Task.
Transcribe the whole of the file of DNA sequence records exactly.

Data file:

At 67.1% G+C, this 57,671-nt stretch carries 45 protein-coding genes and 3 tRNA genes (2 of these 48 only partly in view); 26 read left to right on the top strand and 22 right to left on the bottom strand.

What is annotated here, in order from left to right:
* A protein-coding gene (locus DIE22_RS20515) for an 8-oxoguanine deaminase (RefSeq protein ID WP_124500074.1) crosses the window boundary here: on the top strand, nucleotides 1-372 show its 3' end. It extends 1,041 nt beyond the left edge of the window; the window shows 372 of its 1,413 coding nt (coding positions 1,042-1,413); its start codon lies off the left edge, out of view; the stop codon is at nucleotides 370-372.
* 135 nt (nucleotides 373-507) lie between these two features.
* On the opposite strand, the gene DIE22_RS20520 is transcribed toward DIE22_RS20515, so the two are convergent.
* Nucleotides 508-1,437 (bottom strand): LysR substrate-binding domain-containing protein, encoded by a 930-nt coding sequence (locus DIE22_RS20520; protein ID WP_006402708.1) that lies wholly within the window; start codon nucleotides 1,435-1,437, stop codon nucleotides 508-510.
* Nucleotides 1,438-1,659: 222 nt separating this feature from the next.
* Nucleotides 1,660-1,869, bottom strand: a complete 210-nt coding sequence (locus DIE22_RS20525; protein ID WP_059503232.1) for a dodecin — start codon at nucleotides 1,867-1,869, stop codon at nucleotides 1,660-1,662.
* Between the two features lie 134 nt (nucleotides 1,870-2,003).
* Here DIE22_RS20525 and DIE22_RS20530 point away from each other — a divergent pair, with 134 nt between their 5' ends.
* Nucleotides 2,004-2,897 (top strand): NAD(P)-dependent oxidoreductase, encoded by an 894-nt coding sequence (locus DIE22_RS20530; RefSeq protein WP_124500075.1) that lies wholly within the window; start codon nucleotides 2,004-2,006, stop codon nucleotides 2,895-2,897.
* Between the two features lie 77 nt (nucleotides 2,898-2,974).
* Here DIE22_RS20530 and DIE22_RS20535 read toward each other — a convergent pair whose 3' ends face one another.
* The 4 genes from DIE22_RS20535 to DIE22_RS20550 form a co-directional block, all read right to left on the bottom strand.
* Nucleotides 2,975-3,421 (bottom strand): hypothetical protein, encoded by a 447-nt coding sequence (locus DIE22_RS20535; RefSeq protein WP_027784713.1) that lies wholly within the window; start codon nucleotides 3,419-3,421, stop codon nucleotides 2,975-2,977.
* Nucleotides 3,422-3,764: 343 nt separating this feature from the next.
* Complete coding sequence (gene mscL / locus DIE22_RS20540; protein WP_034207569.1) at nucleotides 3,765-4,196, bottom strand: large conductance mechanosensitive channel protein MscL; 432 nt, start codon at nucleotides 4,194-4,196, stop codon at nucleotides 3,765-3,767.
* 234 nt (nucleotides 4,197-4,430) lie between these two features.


At 67.1% G+C, this 57,671-nt stretch carries 45 protein-coding genes and 3 tRNA genes (2 of these 48 only partly in view); 26 read left to right on the top strand and 22 right to left on the bottom strand.

What is annotated here, in order from left to right:
* A protein-coding gene (locus DIE22_RS20515) for an 8-oxoguanine deaminase (RefSeq protein ID WP_124500074.1) crosses the window boundary here: on the top strand, nucleotides 1-372 show its 3' end. It extends 1,041 nt beyond the left edge of the window; the window shows 372 of its 1,413 coding nt (coding positions 1,042-1,413); its start codon lies off the left edge, out of view; the stop codon is at nucleotides 370-372.
* 135 nt (nucleotides 373-507) lie between these two features.
* On the opposite strand, the gene DIE22_RS20520 is transcribed toward DIE22_RS20515, so the two are convergent.
* Nucleotides 508-1,437 (bottom strand): LysR substrate-binding domain-containing protein, encoded by a 930-nt coding sequence (locus DIE22_RS20520; protein ID WP_006402708.1) that lies wholly within the window; start codon nucleotides 1,435-1,437, stop codon nucleotides 508-510.
* Nucleotides 1,438-1,659: 222 nt separating this feature from the next.
* Nucleotides 1,660-1,869, bottom strand: a complete 210-nt coding sequence (locus DIE22_RS20525; protein ID WP_059503232.1) for a dodecin — start codon at nucleotides 1,867-1,869, stop codon at nucleotides 1,660-1,662.
* Between the two features lie 134 nt (nucleotides 1,870-2,003).
* Here DIE22_RS20525 and DIE22_RS20530 point away from each other — a divergent pair, with 134 nt between their 5' ends.
* Nucleotides 2,004-2,897 (top strand): NAD(P)-dependent oxidoreductase, encoded by an 894-nt coding sequence (locus DIE22_RS20530; RefSeq protein WP_124500075.1) that lies wholly within the window; start codon nucleotides 2,004-2,006, stop codon nucleotides 2,895-2,897.
* Between the two features lie 77 nt (nucleotides 2,898-2,974).
* Here DIE22_RS20530 and DIE22_RS20535 read toward each other — a convergent pair whose 3' ends face one another.
* The 4 genes from DIE22_RS20535 to DIE22_RS20550 form a co-directional block, all read right to left on the bottom strand.
* Nucleotides 2,975-3,421 (bottom strand): hypothetical protein, encoded by a 447-nt coding sequence (locus DIE22_RS20535; RefSeq protein WP_027784713.1) that lies wholly within the window; start codon nucleotides 3,419-3,421, stop codon nucleotides 2,975-2,977.
* Nucleotides 3,422-3,764: 343 nt separating this feature from the next.
* Complete coding sequence (gene mscL / locus DIE22_RS20540; protein WP_034207569.1) at nucleotides 3,765-4,196, bottom strand: large conductance mechanosensitive channel protein MscL; 432 nt, start codon at nucleotides 4,194-4,196, stop codon at nucleotides 3,765-3,767.
* 234 nt (nucleotides 4,197-4,430) lie between these two features.